The starting point of The Star of Return is the understanding of Judaism as a triangle, the sides of which are faith, people and land. Had Judaism been only a faith, like Christianity, we would have been only the disciples of Moses rabbenu, our teacher, through whom the Torah became our possession. But we are also the descendants of Abraham avinu, our father (and, I hasten to add, Sarah, our mother). The faith of Abraham and our other patriarchs and matriarchs — from whom we originate — and the faith of Moses — the teacher of our people — was grounded in a covenant with God. The subject of that covenant was the land of Israel. God said to Israel: If you obey My commands, I will bring you to the Promised Land. Since biblical times, therefore, we must speak — in one breath — of Israel as faith, people and land, for the covenant links them and thus defines our spiritual heritage.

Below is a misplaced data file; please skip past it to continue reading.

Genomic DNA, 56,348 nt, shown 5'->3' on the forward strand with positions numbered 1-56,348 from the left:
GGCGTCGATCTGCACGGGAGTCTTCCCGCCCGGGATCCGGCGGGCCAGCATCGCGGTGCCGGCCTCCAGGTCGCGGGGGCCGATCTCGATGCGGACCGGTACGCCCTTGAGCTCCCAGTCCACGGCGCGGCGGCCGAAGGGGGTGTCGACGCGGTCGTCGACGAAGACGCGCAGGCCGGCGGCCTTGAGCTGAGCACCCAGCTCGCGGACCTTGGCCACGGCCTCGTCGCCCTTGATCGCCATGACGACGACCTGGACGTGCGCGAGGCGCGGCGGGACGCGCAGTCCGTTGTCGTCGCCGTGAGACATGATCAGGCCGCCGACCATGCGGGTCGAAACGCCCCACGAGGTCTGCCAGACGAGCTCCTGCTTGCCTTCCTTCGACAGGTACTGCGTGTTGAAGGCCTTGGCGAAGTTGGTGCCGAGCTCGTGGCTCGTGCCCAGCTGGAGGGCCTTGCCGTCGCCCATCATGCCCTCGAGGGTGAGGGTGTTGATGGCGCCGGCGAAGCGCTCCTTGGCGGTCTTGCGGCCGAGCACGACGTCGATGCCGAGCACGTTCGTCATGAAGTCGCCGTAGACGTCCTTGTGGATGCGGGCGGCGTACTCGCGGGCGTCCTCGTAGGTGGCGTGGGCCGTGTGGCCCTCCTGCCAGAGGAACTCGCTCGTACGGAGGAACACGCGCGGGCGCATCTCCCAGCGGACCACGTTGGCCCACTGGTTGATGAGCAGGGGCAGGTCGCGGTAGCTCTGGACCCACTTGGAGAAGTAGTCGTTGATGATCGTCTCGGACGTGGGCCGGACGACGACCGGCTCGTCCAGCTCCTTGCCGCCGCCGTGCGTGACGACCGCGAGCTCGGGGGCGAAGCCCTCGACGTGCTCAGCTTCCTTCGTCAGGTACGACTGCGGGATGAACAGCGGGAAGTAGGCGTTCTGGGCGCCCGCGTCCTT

Those who disagree with this understanding of the nature of Judaism say that, for most of our history, the vast majority of Jews have resided outside the land of Israel and yet fully lived their Judaism. Therefore, they conclude, it is inappropriate to regard land as central; it is the text of the covenant and its history that stand in the centre of Israel.
My contention is the opposite. Look how strong the attachment to the land of Israel has been! Even after millennia of dispersion, we still fix our gaze on it when we pray, and we mark time according to the seasons there, no matter in which country we live. The land has been so important that it has been an integral part of Judaism, even when it was physically inaccessible. Even the most pious and observant Diaspora Jews believe they could only live their Judaism to the full in the land of Israel. Their need for the land was so strong that they linked its repossession to messianic times.